I’ve heard it so many times I want to scream. “I’m sorry, we just can’t afford to …”
This is where we fill in the blank with:
- put in a ramp
- provide captions
- provide a sign language interpreter
- make the bathroom accessible
- add van-accessible parking spaces
- provide descriptive audio
- install a visual alert fire alarm system
- make more room between our store displays for customers using wheelchairs
They can’t afford to do it. Business is tough, the economy is still recovering, donations are down, grant money is unavailable and money is tight. I am a business owner. I understand all that. But as a business owner I also now I have to prioritize. I know there are things a business must do in order to stay in business. My top priorities have always been my clients and my employees. My clients get my full attention along with the best service I can give them. My employees get my respect, my thanks and they get paid before I do.
In order to accomplish all that, I chose to skimp on other things such as my office and my salary. Once I paid my employees and my bills I paid myself, and while I was never wealthy, I was proud and happy.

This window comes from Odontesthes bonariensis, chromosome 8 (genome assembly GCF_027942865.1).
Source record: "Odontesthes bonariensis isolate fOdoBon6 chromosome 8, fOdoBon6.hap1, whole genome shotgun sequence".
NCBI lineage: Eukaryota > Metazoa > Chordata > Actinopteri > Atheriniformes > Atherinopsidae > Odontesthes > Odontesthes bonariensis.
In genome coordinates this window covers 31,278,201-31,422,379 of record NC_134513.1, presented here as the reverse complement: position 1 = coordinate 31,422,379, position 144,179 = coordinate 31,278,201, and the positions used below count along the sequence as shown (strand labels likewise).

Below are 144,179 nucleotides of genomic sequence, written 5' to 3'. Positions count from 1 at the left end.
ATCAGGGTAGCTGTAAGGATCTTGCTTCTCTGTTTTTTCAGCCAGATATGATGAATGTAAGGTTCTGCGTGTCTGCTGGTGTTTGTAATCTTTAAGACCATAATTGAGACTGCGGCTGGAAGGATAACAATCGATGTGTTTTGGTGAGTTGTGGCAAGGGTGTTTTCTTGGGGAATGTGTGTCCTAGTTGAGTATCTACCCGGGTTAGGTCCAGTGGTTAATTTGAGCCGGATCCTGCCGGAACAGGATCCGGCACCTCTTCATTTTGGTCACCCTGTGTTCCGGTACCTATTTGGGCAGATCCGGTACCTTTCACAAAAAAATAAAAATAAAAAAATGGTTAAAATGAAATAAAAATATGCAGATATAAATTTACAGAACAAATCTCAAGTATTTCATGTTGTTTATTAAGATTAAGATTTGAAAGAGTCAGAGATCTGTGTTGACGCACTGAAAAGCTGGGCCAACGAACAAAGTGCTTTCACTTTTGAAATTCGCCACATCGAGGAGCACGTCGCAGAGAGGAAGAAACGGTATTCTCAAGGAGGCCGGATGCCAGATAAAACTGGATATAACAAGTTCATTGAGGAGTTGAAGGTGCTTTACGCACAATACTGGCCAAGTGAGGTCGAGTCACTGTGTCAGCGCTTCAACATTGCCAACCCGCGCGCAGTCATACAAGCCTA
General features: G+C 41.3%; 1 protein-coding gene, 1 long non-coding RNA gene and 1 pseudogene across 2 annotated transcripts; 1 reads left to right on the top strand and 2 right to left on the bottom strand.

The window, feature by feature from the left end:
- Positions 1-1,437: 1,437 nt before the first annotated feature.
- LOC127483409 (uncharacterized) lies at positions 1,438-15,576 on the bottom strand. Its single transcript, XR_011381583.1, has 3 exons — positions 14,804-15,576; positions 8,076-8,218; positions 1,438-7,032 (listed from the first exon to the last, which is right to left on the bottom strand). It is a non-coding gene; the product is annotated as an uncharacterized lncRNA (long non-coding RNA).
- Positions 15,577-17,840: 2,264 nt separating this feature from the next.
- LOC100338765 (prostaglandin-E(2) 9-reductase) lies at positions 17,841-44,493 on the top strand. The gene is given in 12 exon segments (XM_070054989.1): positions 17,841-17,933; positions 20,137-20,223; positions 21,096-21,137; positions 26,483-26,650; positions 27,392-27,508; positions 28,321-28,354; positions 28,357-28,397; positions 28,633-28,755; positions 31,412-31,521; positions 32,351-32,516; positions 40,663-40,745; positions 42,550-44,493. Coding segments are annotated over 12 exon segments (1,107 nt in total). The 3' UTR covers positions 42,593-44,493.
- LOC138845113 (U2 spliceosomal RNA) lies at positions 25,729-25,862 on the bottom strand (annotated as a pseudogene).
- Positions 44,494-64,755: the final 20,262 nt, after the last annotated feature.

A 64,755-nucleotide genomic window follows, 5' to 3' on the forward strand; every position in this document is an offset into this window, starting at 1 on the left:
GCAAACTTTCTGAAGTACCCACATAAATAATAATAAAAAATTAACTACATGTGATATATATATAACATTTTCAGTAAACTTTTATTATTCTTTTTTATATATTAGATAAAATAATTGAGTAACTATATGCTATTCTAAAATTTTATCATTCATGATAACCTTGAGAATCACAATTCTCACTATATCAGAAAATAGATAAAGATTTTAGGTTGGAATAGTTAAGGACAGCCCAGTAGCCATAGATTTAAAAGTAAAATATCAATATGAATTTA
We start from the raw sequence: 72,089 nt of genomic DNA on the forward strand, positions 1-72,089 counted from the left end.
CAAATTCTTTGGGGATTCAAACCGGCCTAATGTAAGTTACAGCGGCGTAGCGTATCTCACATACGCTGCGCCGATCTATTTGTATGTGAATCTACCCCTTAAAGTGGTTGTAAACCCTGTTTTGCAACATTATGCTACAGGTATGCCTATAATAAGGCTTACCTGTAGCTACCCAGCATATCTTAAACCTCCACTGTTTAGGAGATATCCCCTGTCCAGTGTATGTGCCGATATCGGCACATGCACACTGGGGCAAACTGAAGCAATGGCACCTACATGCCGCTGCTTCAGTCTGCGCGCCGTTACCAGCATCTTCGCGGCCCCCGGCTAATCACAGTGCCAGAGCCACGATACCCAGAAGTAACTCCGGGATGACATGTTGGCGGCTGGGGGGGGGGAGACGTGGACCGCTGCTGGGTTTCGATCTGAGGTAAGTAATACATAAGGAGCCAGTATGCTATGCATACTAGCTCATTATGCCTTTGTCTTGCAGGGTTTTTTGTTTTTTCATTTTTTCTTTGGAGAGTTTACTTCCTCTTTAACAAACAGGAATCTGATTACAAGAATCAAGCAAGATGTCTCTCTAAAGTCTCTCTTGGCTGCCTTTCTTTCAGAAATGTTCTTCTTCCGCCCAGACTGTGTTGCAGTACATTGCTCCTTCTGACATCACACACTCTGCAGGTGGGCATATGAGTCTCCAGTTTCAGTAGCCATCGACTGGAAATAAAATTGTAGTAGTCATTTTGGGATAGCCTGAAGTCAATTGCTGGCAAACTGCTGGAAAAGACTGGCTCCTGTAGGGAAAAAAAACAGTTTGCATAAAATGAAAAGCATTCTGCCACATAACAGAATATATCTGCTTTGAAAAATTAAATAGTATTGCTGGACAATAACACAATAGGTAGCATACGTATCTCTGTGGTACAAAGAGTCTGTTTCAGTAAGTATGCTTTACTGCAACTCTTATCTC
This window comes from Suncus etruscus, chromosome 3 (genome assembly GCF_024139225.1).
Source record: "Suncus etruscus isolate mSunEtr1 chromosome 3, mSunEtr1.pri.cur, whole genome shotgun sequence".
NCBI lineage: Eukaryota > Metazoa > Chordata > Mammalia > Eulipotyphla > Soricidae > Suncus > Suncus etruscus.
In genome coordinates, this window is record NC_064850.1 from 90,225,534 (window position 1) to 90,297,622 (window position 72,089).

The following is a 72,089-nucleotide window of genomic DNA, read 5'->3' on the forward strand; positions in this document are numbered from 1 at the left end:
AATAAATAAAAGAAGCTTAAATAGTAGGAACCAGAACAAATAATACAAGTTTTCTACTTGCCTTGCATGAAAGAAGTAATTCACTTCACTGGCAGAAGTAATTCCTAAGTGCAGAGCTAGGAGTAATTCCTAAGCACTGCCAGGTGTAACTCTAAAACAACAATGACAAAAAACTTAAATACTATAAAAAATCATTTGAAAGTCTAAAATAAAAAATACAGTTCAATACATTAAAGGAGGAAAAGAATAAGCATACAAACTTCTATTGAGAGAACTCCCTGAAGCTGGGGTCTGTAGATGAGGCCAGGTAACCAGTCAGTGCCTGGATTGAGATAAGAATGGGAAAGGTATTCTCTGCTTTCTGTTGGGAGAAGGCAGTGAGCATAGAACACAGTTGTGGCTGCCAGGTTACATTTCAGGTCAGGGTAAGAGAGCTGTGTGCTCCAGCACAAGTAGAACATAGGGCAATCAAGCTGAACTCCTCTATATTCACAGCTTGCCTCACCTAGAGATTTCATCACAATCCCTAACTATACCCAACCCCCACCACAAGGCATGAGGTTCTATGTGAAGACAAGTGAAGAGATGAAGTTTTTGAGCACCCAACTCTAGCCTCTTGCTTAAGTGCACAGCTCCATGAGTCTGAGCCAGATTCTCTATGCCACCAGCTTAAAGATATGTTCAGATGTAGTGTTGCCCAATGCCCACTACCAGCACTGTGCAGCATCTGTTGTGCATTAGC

Like me, these business that are unable to find a way to provide accommodations for customers who have disabilities have expenses. They, too, have employees, utility bills, advertising costs, facility costs, merchandise, insurance, taxes and fees galore. However, if you choose to go into business you must do so understanding all this. This is the cost of doing business.
Part of the cost of doing business is making it possible for your clients and customers to do business with you. You are obligated to do two things in this respect:
- You must comply with federal, state and local laws regulating accessibility.
- You must be welcoming to your client and customer base.
Can you imagine a business owner who stands at his doorway telling 20% of his customers, “You cannot come in here to do business”? Word would get around the community faster than you can say “bankruptcy” and his business would be no more. That’s the same thing that happens when you decide to be inaccessible to people who have disabilities. You are telling 20% of customers or potential customers along with their families and friends they are not welcome.
So yes, the economy is still rebounding and business is tough. This is not the time to reduce the number of people coming through your doors. Prioritize. Being accessible is good business